Private police forces
Drastic cuts to public sector spending continue to hit police forces hard. In late 2017 it was announced that their budgets would be cut by £700m, but it should be stressed that the pressures which feed into many kinds of crime tend to build, rather than fall, during tight economic times. Recent statistics bear this out, with last year seeing a 22% increase in offences involving knives and sharp instruments, and an 11% rise in gun-crime. Headlines about these figures inevitably fuel public anxiety about personal safety, and the tragic spate of fatal stabbings in London is quite rightly a source of widespread concern. It is against this backdrop, that new stories have emerged about expansion of a private policing service. The company “My Local Bobby” began offering security patrols to residents in the wealthiest districts of London, and building on its success there, is expanding into the wider UK market.
This development raises a number of difficult questions about civil liberties and social equality. It should be emphasized at the outset that this private agency has no special powers, whilst its employees are not able to do anything more than other citizens. However, many of them are former police officers, and they are likely to have more training and experience than the average householders. They are also obviously in a position to keep an eye on what is going on in a particular neighbourhood, in a way which is realistically not open to most people who are out at work during the day, attempting to run a business from home, or negotiating sock-wearing and eating lunch with strong-willed toddlers. Furthermore, many people would feel uneasy about tackling strangers skulking around their wheelie-bins, as they would wonder whether they are there for drug-dealing, collecting documents for identity fraud, or just trying to change their shirt in a secluded spot.
Someone wondering this from their kitchen window might have fears about their own safety, and also be unclear about what they could and could not do, even if a stranger was on their property. Faced with a situation not worthy of a 999 call, and the knowledge that the police might not be able to respond for several hours to a non-emergency logged via 111, a person who could afford to pay might well be grateful to have some help in the short term. Moreover, the knowledge that uniformed patrols were around in the area might deter potential criminals from hanging around that particular bin-cupboard in the first place, and all things considered, it is easy to see why clients who use My Local Bobby might feel that it as a reassuring and useful service. It could also be argued that the presence of private patrols could relieve some pressure on the overburdened official police force.
Nevertheless, there is another side to the coin. In theory, the bin-cupboard lurker would not be having his or her civil liberties eroded, because the “Local Bobby” would not be in a position to do anything which the householder could not also have done lawfully. However, had they possessed the knowledge and inclination, it is worth considering whether the wider social implications are more complicated than this. Significantly, the legal and practical safeguards against ‘policing’ being delivered in a discriminatory manner in relation to protected characteristics, such as age and race, are considerably weaker where private companies are concerned. We are not suggesting that My Local Bobby would or does behave improperly. However, there is undoubtedly a risk of issues arising if these kinds of enterprises increase in popularity in the UK and there are real dangers of unconscious prejudice manifesting itself in problematic ways, even in the absence of deliberate racism or ageism. If young black men, for instance, feel that they are likely to be watched and pestered by uniformed security guards when they enter certain districts, we are hardly fostering a healthy and inclusive society. It goes without saying, we are not suggesting that there aren’t already controversies around policing and private security firms in this regard; , but that is precisely why we should worry about developments which might exacerbate an already problematic state of affairs.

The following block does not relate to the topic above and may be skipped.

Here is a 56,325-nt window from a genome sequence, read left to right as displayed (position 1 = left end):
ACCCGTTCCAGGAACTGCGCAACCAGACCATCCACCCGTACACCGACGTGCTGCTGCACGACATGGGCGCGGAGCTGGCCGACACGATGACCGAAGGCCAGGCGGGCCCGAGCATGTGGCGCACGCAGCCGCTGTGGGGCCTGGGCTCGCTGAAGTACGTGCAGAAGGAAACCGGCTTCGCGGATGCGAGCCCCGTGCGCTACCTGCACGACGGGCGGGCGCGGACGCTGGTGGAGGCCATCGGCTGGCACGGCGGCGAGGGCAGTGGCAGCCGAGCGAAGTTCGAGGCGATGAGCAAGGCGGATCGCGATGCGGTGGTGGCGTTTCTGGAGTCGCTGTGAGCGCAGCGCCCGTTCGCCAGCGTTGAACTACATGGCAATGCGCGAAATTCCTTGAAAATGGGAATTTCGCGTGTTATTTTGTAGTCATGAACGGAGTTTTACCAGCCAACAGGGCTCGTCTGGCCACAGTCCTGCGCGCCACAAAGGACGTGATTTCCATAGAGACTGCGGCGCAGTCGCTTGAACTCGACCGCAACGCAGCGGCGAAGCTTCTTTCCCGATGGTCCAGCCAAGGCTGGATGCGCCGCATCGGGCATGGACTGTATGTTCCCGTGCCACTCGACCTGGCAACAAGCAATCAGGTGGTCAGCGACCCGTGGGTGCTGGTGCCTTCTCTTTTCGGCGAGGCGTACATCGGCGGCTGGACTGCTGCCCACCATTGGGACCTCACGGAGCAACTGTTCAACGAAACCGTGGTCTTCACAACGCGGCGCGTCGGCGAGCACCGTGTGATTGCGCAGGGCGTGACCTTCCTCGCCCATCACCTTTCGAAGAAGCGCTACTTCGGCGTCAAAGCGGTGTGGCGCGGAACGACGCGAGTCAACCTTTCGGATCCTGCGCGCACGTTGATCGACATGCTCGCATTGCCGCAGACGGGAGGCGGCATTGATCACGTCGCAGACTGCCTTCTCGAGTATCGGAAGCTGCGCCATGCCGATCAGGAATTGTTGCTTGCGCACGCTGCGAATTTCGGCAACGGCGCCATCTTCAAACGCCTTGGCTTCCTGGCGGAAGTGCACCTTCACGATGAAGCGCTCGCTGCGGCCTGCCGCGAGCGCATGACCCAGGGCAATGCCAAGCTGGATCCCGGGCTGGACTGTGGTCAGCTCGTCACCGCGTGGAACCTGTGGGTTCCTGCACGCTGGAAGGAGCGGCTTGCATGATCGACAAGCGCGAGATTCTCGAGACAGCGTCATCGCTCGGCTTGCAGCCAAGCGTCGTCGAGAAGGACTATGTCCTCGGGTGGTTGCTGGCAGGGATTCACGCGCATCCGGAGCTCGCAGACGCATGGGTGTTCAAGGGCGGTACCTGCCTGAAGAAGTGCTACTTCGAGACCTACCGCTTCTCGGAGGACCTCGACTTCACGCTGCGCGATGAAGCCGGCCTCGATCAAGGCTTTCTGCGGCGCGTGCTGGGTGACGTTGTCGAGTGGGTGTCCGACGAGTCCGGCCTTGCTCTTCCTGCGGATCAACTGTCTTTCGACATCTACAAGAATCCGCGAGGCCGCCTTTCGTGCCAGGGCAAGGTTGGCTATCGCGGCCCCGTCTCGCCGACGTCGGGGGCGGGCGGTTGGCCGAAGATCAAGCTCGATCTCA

Furthermore, what will the real impact be on poorer areas and more disadvantaged individuals? In theory public resources are freed to meet their needs if the more affluent are using a private service, but there are losses as well as gains. Firstly, there is the risk of the criminal behaviour simply being moved to a different area. It is not likely that many serial offenders will adopt a new lifestyle simply because certain streets are now difficult places to operate in. Secondly, if private security agencies do overstep the mark and harass people unlawfully, the more vulnerable their victims, the weaker the position they are in to seek legal redress. If a homeless person refuses to move from a bench where they were innocently enjoying the sunshine, and gets manhandled off it, how likely are they to be able to sue the person who assaulted them?
In short, if private police services grow in popularity, we risk creating zones of social segregation, and also seeing disadvantaged people treated with less worth and dignity than they deserve as equal members of our society. We should perhaps collectively think carefully about the factors which have produced a gap in the market for businesses like ‘My Local Bobby’, and consider whether there might be other means of addressing them.
Private Police Force Idea Criticised by Met Police Federation Chairman (DAB Digital Radio 7/5/18)
Police budgets to lose £700m by 2020, amid rising crime (The Guardian 9/11/17)
Crime in England and Wales: Year Ending December 2017 (Office for National Statistics)